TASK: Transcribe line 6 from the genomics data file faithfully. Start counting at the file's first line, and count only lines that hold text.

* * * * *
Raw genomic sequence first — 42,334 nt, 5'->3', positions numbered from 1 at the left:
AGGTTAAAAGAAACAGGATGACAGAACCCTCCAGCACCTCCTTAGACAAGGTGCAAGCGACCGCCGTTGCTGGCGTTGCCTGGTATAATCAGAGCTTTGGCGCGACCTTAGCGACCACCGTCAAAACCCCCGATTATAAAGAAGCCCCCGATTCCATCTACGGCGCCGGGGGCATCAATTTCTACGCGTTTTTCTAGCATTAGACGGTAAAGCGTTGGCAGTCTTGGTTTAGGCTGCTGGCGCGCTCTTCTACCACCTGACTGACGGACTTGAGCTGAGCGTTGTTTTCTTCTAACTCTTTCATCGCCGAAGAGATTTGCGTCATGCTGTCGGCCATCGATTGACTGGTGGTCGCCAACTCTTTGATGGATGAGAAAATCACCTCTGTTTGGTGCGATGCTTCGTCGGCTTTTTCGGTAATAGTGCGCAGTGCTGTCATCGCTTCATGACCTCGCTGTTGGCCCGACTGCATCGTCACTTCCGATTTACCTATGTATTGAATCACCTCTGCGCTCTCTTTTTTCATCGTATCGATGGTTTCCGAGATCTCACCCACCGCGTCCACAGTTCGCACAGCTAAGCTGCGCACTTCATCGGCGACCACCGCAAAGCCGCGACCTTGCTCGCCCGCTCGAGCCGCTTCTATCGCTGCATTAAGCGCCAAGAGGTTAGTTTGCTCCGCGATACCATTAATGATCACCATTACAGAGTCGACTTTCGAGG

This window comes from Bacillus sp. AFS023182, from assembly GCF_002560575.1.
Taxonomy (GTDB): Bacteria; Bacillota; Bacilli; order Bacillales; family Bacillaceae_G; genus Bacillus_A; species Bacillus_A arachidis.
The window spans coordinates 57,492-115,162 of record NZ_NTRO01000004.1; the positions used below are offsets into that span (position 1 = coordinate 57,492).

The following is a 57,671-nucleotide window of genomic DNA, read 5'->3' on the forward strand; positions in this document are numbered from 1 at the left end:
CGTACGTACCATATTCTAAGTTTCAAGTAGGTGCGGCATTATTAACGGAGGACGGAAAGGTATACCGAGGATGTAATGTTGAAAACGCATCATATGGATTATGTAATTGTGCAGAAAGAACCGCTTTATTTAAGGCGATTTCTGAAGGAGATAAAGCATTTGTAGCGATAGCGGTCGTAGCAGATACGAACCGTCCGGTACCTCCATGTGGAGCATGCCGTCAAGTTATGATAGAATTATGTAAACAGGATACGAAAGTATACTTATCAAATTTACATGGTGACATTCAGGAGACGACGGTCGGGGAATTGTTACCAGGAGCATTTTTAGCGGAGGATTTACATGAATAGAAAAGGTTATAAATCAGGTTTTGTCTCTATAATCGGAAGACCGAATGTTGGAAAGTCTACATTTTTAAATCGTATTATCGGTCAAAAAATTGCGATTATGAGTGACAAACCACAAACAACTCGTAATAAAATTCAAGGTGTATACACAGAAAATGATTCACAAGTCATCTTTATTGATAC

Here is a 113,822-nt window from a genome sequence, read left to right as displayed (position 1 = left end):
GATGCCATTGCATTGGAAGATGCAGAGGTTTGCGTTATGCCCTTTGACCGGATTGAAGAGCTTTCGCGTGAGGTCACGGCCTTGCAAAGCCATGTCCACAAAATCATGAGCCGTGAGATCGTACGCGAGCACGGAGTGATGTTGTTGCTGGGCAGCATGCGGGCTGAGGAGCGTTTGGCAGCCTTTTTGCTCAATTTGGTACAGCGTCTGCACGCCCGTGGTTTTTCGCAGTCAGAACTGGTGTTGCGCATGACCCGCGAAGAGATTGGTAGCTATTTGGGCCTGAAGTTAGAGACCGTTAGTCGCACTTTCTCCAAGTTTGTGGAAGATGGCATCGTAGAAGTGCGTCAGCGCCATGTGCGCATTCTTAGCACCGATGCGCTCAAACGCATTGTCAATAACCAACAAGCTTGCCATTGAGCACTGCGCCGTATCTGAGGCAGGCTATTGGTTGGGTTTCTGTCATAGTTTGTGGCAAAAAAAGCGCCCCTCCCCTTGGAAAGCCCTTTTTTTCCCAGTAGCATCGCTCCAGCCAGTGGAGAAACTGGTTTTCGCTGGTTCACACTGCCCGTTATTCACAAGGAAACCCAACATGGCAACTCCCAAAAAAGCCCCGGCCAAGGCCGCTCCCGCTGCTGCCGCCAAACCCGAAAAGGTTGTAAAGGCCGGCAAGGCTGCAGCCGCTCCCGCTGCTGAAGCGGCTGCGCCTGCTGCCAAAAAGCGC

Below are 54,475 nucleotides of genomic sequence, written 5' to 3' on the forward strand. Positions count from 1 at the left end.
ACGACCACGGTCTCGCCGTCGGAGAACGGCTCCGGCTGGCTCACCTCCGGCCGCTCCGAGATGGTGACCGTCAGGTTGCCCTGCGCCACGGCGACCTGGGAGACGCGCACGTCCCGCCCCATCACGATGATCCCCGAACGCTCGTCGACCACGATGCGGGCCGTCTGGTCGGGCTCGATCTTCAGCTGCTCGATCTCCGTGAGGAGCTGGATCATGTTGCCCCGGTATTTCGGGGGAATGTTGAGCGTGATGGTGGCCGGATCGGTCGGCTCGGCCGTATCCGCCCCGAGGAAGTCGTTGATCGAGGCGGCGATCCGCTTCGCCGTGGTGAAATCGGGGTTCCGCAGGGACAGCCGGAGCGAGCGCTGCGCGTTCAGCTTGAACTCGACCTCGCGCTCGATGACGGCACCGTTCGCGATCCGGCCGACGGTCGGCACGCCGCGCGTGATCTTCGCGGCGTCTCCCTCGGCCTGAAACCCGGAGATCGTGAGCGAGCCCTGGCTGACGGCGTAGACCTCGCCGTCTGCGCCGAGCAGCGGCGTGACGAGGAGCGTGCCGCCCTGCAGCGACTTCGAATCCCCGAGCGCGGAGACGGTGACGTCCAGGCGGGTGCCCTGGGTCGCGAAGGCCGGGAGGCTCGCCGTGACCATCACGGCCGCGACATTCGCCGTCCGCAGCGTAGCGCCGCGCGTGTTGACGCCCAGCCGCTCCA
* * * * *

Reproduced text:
The following is a 57,671-nucleotide window of genomic DNA, read 5'->3' on the forward strand; positions in this document are numbered from 1 at the left end: